I miss cafeterias.
I don’t mean the ones in school lunchrooms, but those that used to be in just about every city across America in the 1950s and ‘60s.
I loved the food, of course. But the next best thing was how I got the food—pointing to exactly what I wanted, with each choice then handed to me by a female worker (never a man) wearing a starched white uniform with sensible shoes.
The line itself was both precise and artistic.
After grabbing a tray, the first stop was looking at the tiny white bowls of salads, all propped up on a narrow island of crushed ice. Should I get coleslaw, or cottage cheese with a maraschino cherry on top, or sliced peaches? Usually, I’d pick my favorite—strawberry Jell-O cut in identical, sparkly cubes.
Under heat lamps and in the center of the line were the entrees. There was chicken pot pie, and roasted turkeys
and hams and roasts, all carved to order. Alongside were steam tables, with sides including mashed potatoes,
fresh succotash and brown gravy. Next came baked-that-day bread and rolls, and then, on a second bed of shaved
ice, juices and milk. After that were desserts—featuring tapioca and rice puddings topped with whipped cream,
and displayed in crystal cut glass parfait dishes. Sitting alongside those were from-scratch slices of fruit pie,
and chocolate and vanilla cake, too.
The last stop was the cashier’s station. Here, my entire meal cost, at most, a few dollars.
Where I grew up—in Long Beach, a coastal city about 25 miles from Los Angeles—not one of these places was part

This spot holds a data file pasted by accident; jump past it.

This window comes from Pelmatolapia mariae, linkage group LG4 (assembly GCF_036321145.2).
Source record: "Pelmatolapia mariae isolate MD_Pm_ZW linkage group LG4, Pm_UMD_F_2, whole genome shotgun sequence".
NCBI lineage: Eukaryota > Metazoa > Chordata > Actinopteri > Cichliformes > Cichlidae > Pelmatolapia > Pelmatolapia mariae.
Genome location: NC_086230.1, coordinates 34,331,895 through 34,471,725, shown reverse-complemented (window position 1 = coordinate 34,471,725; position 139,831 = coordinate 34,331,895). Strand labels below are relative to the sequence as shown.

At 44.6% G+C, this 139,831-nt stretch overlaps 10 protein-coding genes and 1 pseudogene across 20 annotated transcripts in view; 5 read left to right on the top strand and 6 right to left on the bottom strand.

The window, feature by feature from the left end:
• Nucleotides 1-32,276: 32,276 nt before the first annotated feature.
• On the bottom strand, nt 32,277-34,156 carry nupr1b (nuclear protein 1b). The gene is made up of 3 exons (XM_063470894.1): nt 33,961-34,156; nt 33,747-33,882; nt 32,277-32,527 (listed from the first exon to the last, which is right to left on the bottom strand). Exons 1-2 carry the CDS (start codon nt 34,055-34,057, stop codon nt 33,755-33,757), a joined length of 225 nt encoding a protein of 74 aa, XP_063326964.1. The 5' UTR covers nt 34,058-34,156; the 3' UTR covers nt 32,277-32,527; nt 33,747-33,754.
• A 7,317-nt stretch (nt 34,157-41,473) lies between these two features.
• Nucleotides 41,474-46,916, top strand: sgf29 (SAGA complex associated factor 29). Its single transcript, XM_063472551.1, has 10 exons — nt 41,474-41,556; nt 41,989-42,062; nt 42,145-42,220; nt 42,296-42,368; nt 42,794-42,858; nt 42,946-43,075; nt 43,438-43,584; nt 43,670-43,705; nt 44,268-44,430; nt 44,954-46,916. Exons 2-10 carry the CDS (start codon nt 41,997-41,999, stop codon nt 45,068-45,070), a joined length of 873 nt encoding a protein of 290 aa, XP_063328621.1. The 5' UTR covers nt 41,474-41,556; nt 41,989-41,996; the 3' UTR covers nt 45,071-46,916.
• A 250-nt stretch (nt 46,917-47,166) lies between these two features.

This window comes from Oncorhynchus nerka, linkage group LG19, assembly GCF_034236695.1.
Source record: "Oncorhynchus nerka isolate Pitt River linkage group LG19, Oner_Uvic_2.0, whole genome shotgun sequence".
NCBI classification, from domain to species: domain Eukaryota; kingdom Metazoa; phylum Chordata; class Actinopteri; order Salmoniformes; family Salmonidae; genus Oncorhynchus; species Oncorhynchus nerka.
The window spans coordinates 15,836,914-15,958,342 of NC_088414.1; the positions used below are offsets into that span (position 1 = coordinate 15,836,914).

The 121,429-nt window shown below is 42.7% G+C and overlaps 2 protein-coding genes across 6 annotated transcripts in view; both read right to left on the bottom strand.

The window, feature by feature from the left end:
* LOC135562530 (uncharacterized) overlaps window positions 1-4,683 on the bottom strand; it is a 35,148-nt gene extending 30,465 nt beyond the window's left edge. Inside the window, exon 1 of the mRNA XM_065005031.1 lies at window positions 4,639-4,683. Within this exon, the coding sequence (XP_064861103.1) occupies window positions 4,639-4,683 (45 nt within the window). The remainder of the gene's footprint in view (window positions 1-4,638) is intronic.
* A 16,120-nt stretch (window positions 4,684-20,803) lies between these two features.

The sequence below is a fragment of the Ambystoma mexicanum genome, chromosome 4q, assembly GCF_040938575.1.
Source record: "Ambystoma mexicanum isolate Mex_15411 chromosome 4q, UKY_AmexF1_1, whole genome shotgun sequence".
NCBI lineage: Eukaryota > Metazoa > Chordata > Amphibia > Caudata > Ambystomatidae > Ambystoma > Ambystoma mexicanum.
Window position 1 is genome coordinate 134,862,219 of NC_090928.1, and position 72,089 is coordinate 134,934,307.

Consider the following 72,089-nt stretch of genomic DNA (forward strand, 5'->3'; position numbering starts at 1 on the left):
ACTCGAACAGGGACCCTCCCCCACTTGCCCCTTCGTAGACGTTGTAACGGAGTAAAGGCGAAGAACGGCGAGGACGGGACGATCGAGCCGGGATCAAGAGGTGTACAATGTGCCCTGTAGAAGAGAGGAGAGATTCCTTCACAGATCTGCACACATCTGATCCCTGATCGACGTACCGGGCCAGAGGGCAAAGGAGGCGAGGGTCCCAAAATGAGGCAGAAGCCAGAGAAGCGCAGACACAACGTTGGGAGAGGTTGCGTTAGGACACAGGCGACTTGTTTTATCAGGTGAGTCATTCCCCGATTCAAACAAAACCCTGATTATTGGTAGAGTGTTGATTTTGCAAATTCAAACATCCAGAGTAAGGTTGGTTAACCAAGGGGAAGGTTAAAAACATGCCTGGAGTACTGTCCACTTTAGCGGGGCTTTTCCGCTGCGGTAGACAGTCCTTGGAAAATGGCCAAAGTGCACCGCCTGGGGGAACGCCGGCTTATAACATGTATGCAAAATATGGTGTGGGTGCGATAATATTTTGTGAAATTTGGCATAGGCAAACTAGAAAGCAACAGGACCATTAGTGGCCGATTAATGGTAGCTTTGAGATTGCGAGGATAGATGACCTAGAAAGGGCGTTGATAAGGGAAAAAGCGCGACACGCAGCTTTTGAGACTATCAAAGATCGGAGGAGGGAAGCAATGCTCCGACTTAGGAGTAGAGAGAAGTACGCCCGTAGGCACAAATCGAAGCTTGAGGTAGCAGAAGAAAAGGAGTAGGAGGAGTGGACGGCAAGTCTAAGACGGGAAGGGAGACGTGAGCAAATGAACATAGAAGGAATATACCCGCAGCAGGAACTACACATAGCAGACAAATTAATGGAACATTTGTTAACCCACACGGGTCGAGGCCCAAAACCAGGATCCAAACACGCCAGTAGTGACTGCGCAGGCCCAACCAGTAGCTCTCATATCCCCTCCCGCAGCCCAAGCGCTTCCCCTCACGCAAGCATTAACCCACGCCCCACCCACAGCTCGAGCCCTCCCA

of a chain.
Instead, they were owned and managed by local families, and had names like Riley’s, Arnold’s, Crown and Royal. Because they were not only cost efficient, but big and well-lit and noisy, lots of families ate there, too, giving off an ambiance of good cheer and wholesomeness.
One exception was a small chain called Clifton’s, which in its heyday had eight locations.
The most famous of these was Brookdale, opened in 1935 in downtown Los Angeles. The food was also great, and with a kitschy redwood forest theme, it was also the largest cafeteria in the world. Here, guests could sit near a working waterfall that meandered through the entire dining area; animated toy raccoons and a giant stuffed bear holding a fishing pole sat on custom built perches above them. During the Great Depression, and even later, customers who couldn’t afford a meal could eat at any Clifton's for free.
With their homey food choices, lots of folks think that cafeterias took off in the Midwest.
But California is where the cafeteria craze began.
It started in 1905, when a woman named Helen Mosher opened a small restaurant where customers selected their food at a long counter, and then carried their trays to a table. She called her place the Cafeteria (the same name as a smorgasbord restaurant that had opened a decade earlier in Chicago); by the 1920s, there were so many similar establishments in Southern California that one writer dubbed Los Angeles “Sunny Cafeteria.”
Brisk and breezy, they were marketed as the new and modern way to dine, a place where customers could choose as much, or as little, food as they wanted. And because the food sold on its looks, it was designed to be appealing.
As a kid, I never imagined that cafeterias might vanish by the time I became an adult.
In the last four decades, fast food conglomerates—big on advertising and cheap ingredients, small on fresh and healthy choices—have supplanted the mom and pop places that I had once taken for granted.
Indeed, the cafeterias of today only provide food where people go to eat because they have to—schools, hospitals and prisons. At best, the choices are bland and unappealing; at worst, they’re tasteless and made edible only because most of the food is packed with sodium and sugar.
I don’t know if the cafeterias I loved will ever come back.
But I do know that I’ll never stop missing them.